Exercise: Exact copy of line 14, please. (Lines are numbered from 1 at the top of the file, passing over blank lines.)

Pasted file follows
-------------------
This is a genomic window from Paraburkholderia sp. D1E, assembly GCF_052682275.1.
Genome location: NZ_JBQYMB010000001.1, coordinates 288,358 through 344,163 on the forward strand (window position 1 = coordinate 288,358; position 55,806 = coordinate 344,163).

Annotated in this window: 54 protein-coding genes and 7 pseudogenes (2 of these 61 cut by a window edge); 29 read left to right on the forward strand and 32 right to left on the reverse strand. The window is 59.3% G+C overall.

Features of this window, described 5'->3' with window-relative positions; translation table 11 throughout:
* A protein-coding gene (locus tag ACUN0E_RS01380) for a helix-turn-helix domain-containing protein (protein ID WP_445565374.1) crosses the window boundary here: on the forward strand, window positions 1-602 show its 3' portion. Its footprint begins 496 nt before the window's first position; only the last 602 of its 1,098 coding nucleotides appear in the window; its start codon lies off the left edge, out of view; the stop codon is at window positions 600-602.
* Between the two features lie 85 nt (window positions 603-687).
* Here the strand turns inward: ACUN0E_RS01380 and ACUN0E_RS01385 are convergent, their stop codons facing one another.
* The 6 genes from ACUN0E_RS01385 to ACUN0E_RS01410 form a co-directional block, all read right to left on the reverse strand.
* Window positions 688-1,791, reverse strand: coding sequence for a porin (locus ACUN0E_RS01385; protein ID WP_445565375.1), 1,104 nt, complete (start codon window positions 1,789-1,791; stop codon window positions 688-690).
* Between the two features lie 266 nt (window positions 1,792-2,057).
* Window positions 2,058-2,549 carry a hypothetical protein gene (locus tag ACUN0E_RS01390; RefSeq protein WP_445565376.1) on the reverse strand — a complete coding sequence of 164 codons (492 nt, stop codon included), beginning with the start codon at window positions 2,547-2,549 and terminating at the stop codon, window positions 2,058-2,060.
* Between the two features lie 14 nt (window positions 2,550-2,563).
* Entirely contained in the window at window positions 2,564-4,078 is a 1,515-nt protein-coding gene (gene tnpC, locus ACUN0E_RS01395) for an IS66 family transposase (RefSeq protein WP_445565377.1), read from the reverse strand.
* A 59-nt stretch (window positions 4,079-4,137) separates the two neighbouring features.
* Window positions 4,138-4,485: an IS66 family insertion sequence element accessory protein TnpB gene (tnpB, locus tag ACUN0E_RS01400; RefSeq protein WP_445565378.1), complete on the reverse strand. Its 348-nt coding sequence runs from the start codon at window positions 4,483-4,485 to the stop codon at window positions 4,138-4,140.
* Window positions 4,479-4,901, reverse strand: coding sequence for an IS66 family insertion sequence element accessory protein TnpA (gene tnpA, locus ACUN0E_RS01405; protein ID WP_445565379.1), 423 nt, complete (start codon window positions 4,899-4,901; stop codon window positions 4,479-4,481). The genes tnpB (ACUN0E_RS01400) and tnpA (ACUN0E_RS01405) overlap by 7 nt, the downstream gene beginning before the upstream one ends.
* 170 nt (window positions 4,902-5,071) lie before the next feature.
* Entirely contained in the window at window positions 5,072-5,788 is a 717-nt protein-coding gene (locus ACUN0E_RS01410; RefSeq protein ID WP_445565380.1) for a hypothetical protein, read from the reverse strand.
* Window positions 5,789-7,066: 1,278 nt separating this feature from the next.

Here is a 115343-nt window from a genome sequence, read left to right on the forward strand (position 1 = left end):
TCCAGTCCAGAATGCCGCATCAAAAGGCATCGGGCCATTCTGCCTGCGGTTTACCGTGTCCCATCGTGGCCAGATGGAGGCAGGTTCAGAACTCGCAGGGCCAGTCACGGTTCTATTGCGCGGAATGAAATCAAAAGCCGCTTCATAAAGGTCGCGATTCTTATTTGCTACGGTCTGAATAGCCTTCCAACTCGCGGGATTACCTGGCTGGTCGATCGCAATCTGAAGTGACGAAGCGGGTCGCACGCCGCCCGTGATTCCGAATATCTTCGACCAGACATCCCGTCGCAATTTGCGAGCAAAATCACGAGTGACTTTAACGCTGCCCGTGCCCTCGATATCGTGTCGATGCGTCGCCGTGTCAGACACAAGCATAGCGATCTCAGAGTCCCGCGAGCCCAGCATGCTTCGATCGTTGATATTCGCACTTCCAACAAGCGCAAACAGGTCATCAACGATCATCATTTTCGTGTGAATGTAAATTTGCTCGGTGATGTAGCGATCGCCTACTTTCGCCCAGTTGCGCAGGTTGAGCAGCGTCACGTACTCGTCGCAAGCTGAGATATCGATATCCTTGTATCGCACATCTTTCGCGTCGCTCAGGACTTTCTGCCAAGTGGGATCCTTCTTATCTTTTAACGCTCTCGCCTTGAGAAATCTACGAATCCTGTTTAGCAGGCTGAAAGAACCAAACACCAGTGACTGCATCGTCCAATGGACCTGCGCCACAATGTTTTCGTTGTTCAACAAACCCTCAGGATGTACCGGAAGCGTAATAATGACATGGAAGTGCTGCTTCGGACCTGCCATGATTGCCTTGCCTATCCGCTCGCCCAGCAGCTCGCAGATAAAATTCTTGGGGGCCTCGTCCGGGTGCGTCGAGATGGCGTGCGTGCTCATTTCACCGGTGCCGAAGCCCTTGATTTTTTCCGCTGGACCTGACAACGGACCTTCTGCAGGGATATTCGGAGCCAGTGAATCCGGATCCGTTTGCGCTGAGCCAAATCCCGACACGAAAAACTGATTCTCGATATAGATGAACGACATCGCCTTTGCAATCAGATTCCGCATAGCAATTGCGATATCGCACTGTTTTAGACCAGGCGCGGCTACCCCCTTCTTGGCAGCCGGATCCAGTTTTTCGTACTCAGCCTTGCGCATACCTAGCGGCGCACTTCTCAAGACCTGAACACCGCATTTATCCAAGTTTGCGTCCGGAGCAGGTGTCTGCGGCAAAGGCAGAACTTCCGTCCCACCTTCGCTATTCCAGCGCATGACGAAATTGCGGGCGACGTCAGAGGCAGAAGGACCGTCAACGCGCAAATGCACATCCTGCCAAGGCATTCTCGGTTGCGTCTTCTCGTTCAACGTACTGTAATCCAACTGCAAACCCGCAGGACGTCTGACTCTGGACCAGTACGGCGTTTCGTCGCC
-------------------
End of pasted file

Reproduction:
* A 59-nt stretch (window positions 4,079-4,137) separates the two neighbouring features.